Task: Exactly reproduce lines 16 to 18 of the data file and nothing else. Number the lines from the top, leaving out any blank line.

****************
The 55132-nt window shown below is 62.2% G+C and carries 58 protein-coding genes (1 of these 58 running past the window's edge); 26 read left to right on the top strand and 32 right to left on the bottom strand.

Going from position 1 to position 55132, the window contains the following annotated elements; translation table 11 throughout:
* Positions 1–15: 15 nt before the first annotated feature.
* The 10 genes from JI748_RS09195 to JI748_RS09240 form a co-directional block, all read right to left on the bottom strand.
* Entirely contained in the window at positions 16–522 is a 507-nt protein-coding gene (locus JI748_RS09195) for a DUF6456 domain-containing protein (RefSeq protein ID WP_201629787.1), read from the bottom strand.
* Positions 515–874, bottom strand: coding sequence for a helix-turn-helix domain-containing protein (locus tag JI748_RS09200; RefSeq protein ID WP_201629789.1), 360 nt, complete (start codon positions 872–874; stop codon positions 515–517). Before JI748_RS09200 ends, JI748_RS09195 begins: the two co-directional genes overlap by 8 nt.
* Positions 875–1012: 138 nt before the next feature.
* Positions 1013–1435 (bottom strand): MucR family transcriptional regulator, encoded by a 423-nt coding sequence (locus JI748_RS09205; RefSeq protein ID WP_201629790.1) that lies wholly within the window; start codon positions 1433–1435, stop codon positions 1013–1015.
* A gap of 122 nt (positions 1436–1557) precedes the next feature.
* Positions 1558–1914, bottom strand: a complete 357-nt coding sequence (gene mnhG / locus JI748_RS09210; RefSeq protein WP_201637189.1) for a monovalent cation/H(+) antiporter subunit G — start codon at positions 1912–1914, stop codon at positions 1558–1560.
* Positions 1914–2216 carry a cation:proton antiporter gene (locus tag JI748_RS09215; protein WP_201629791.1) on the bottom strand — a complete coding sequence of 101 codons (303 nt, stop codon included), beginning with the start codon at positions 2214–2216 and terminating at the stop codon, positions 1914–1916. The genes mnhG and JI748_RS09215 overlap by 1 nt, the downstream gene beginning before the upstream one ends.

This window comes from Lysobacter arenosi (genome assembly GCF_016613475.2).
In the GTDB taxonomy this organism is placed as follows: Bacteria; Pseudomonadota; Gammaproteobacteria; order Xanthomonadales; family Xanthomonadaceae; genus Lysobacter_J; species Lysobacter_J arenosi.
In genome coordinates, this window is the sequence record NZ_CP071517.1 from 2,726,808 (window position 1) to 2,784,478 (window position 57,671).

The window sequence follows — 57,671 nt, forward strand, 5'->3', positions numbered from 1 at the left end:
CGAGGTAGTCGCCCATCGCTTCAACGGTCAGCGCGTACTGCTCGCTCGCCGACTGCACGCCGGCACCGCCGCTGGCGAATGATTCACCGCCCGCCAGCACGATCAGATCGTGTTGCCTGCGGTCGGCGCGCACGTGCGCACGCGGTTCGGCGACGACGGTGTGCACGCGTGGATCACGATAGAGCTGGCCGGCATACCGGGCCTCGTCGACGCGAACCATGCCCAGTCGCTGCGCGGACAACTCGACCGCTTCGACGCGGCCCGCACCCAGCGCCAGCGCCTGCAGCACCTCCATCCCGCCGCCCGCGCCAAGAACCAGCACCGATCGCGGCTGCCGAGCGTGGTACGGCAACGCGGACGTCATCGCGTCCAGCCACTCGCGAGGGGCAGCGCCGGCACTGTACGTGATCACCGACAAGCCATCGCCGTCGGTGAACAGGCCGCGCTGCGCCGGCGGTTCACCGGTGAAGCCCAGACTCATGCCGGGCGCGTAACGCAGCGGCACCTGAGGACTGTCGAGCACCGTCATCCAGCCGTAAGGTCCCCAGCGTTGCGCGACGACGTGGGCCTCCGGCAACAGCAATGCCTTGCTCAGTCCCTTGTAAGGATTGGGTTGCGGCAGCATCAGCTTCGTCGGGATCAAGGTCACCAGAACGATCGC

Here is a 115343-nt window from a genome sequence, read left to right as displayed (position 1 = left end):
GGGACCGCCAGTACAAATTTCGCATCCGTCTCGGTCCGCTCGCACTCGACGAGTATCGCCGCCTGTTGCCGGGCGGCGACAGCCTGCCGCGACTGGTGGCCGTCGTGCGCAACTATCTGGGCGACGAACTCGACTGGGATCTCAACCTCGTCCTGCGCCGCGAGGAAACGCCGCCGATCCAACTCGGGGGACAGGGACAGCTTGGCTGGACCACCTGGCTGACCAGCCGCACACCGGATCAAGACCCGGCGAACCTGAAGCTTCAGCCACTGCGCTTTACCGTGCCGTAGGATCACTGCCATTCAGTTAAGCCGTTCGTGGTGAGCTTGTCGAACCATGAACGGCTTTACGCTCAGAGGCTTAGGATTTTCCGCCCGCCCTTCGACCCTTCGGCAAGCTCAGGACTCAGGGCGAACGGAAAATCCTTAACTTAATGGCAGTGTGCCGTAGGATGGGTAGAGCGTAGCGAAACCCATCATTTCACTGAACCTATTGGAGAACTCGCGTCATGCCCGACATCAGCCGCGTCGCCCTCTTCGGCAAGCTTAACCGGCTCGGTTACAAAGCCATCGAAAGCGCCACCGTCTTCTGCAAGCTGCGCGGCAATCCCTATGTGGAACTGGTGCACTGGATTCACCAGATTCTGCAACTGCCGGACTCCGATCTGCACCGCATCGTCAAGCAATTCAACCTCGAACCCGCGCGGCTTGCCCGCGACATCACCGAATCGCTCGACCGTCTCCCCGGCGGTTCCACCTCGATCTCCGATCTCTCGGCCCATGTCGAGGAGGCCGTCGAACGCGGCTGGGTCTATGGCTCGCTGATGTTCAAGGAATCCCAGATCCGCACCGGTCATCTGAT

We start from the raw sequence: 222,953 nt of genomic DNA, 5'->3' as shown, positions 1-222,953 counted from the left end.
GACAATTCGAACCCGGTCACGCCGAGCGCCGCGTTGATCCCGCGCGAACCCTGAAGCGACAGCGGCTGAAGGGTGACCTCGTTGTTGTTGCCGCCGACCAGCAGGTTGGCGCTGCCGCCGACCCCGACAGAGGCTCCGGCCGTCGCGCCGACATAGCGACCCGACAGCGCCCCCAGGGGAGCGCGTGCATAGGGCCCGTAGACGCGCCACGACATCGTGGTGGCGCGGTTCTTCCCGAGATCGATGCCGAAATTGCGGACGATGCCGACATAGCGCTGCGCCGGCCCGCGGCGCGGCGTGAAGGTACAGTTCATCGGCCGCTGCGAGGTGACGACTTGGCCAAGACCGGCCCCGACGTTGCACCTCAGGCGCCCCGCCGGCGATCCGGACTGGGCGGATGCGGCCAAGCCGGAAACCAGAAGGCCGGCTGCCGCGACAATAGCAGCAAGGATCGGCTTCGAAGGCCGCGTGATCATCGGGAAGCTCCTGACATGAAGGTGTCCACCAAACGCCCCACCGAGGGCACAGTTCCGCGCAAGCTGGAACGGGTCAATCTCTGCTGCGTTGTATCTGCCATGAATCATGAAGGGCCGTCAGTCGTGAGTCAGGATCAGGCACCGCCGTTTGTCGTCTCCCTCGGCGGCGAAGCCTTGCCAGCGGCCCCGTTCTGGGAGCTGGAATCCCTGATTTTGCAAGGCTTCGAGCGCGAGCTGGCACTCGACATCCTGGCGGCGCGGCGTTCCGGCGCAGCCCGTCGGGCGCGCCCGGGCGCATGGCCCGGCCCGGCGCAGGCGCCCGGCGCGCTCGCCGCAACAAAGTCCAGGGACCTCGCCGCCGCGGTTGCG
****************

CGAGGTAGTCGCCCATCGCTTCAACGGTCAGCGCGTACTGCTCGCTCGCCGACTGCACGCCGGCACCGCCGCTGGCGAATGATTCACCGCCCGCCAGCACGATCAGATCGTGTTGCCTGCGGTCGGCGCGCACGTGCGCACGCGGTTCGGCGACGACGGTGTGCACGCGTGGATCACGATAGAGCTGGCCGGCATACCGGGCCTCGTCGACGCGAACCATGCCCAGTCGCTGCGCGGACAACTCGACCGCTTCGACGCGGCCCGCACCCAGCGCCAGCGCCTGCAGCACCTCCATCCCGCCGCCCGCGCCAAGAACCAGCACCGATCGCGGCTGCCGAGCGTGGTACGGCAACGCGGACGTCATCGCGTCCAGCCACTCGCGAGGGGCAGCGCCGGCACTGTACGTGATCACCGACAAGCCATCGCCGTCGGTGAACAGGCCGCGCTGCGCCGGCGGTTCACCGGTGAAGCCCAGACTCATGCCGGGCGCGTAACGCAGCGGCACCTGAGGACTGTCGAGCACCGTCATCCAGCCGTAAGGTCCCCAGCGTTGCGCGACGACGTGGGCCTCCGGCAACAGCAATGCCTTGCTCAGTCCCTTGTAAGGATTGGGTTGCGGCAGCATCAGCTTCGTCGGGATCAAGGTCACCAGAACGATCGC

Here is a 115343-nt window from a genome sequence, read left to right as displayed (position 1 = left end):
GGGACCGCCAGTACAAATTTCGCATCCGTCTCGGTCCGCTCGCACTCGACGAGTATCGCCGCCTGTTGCCGGGCGGCGACAGCCTGCCGCGACTGGTGGCCGTCGTGCGCAACTATCTGGGCGACGAACTCGACTGGGATCTCAACCTCGTCCTGCGCCGCGAGGAAACGCCGCCGATCCAACTCGGGGGACAGGGACAGCTTGGCTGGACCACCTGGCTGACCAGCCGCACACCGGATCAAGACCCGGCGAACCTGAAGCTTCAGCCACTGCGCTTTACCGTGCCGTAGGATCACTGCCATTCAGTTAAGCCGTTCGTGGTGAGCTTGTCGAACCATGAACGGCTTTACGCTCAGAGGCTTAGGATTTTCCGCCCGCCCTTCGACCCTTCGGCAAGCTCAGGACTCAGGGCGAACGGAAAATCCTTAACTTAATGGCAGTGTGCCGTAGGATGGGTAGAGCGTAGCGAAACCCATCATTTCACTGAACCTATTGGAGAACTCGCGTCATGCCCGACATCAGCCGCGTCGCCCTCTTCGGCAAGCTTAACCGGCTCGGTTACAAAGCCATCGAAAGCGCCACCGTCTTCTGCAAGCTGCGCGGCAATCCCTATGTGGAACTGGTGCACTGGATTCACCAGATTCTGCAACTGCCGGACTCCGATCTGCACCGCATCGTCAAGCAATTCAACCTCGAACCCGCGCGGCTTGCCCGCGACATCACCGAATCGCTCGACCGTCTCCCCGGCGGTTCCACCTCGATCTCCGATCTCTCGGCCCATGTCGAGGAGGCCGTCGAACGCGGCTGGGTCTATGGCTCGCTGATGTTCAAGGAATCCCAGATCCGCACCGGTCATCTGAT